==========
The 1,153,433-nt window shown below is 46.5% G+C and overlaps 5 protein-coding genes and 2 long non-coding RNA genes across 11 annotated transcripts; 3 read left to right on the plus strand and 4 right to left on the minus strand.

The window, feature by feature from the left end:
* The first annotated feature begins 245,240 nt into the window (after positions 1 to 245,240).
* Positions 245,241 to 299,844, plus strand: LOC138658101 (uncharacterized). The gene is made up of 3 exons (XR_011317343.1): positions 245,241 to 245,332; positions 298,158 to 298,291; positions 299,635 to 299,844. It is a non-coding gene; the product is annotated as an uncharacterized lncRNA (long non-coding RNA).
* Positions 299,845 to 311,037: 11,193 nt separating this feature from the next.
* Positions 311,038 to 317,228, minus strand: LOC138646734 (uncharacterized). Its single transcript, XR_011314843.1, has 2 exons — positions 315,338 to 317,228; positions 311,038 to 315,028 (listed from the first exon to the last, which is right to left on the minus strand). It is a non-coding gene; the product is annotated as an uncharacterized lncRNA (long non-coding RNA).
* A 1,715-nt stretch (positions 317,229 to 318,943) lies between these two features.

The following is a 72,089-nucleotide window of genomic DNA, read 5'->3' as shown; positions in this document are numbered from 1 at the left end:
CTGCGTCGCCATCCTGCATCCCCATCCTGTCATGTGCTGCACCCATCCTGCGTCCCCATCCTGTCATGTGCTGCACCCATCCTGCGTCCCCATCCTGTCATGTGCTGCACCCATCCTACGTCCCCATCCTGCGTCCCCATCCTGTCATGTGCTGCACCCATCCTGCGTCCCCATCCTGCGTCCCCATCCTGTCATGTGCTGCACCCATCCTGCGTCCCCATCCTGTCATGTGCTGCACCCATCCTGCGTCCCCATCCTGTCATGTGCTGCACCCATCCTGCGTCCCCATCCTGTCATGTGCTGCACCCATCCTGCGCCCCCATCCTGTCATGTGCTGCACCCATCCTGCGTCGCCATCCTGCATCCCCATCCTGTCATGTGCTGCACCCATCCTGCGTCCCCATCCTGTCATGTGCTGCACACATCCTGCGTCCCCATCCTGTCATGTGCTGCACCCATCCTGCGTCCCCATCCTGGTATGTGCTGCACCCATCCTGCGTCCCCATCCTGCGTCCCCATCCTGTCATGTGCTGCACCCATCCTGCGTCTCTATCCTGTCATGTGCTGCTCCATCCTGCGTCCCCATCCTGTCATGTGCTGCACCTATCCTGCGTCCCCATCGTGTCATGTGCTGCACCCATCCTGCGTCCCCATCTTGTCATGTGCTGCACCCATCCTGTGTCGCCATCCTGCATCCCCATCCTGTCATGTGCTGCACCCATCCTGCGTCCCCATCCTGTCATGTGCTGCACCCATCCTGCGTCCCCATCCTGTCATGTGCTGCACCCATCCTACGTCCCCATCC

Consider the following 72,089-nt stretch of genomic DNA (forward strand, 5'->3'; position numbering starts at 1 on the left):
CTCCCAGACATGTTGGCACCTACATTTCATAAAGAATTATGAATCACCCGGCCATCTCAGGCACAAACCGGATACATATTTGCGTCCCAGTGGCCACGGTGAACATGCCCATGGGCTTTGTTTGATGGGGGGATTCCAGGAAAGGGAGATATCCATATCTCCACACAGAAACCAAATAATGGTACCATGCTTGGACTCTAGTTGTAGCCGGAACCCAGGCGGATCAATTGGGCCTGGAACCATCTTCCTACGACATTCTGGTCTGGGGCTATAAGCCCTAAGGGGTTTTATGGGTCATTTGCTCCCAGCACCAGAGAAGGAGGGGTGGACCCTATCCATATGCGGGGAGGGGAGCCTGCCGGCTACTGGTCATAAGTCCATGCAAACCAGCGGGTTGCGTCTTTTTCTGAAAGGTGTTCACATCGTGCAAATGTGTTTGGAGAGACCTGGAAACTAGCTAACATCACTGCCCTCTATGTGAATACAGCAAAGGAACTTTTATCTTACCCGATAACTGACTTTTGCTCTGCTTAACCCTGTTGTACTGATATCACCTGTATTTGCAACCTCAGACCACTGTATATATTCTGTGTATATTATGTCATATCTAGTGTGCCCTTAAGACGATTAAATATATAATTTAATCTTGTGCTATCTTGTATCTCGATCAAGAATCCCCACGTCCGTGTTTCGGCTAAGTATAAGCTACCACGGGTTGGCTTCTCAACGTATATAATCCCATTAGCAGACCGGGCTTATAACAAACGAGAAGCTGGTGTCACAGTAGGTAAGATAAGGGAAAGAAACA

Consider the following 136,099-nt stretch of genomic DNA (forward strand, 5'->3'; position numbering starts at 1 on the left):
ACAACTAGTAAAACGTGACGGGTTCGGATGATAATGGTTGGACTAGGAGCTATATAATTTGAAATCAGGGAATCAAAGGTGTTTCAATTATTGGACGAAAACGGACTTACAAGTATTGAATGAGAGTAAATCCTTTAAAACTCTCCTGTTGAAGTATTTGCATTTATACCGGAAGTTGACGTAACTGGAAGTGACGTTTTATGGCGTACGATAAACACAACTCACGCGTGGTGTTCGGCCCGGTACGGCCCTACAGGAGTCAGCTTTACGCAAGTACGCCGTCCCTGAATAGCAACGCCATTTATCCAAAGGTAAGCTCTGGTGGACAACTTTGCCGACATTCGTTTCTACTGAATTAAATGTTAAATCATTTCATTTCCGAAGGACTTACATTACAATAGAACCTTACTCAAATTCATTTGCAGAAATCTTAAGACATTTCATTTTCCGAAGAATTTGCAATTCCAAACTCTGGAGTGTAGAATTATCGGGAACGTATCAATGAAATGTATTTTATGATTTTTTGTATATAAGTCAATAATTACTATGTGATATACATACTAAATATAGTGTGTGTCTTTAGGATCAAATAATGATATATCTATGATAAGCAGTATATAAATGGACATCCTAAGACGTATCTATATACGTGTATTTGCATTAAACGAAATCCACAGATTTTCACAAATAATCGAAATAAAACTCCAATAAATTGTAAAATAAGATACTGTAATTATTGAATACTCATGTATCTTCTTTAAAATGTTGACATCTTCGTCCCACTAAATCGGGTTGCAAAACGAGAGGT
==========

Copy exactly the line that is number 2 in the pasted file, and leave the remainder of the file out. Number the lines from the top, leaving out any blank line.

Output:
The window, feature by feature from the left end: